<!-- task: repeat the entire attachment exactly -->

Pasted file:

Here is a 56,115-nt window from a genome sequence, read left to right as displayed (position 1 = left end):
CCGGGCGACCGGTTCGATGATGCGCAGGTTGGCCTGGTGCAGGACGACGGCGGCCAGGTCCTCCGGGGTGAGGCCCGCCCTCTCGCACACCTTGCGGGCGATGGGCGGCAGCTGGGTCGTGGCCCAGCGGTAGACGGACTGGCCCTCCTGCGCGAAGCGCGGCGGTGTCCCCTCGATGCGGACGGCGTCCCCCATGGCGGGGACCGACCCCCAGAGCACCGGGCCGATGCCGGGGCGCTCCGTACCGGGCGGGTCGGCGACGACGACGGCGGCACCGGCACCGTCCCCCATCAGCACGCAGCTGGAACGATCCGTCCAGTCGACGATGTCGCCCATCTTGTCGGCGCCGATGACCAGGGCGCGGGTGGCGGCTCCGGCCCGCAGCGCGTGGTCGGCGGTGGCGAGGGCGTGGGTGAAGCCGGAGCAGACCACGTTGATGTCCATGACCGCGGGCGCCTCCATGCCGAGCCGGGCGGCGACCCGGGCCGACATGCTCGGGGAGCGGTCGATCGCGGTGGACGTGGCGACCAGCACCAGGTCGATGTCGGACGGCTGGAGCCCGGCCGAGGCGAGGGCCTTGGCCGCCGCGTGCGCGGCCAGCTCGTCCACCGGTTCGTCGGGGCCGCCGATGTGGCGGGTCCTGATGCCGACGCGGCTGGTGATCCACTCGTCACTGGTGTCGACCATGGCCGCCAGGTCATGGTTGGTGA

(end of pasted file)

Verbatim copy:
Here is a 56,115-nt window from a genome sequence, read left to right as displayed (position 1 = left end):
CCGGGCGACCGGTTCGATGATGCGCAGGTTGGCCTGGTGCAGGACGACGGCGGCCAGGTCCTCCGGGGTGAGGCCCGCCCTCTCGCACACCTTGCGGGCGATGGGCGGCAGCTGGGTCGTGGCCCAGCGGTAGACGGACTGGCCCTCCTGCGCGAAGCGCGGCGGTGTCCCCTCGATGCGGACGGCGTCCCCCATGGCGGGGACCGACCCCCAGAGCACCGGGCCGATGCCGGGGCGCTCCGTACCGGGCGGGTCGGCGACGACGACGGCGGCACCGGCACCGTCCCCCATCAGCACGCAGCTGGAACGATCCGTCCAGTCGACGATGTCGCCCATCTTGTCGGCGCCGATGACCAGGGCGCGGGTGGCGGCTCCGGCCCGCAGCGCGTGGTCGGCGGTGGCGAGGGCGTGGGTGAAGCCGGAGCAGACCACGTTGATGTCCATGACCGCGGGCGCCTCCATGCCGAGCCGGGCGGCGACCCGGGCCGACATGCTCGGGGAGCGGTCGATCGCGGTGGACGTGGCGACCAGCACCAGGTCGATGTCGGACGGCTGGAGCCCGGCCGAGGCGAGGGCCTTGGCCGCCGCGTGCGCGGCCAGCTCGTCCACCGGTTCGTCGGGGCCGCCGATGTGGCGGGTCCTGATGCCGACGCGGCTGGTGATCCACTCGTCACTGGTGTCGACCATGGCCGCCAGGTCATGGTTGGTGA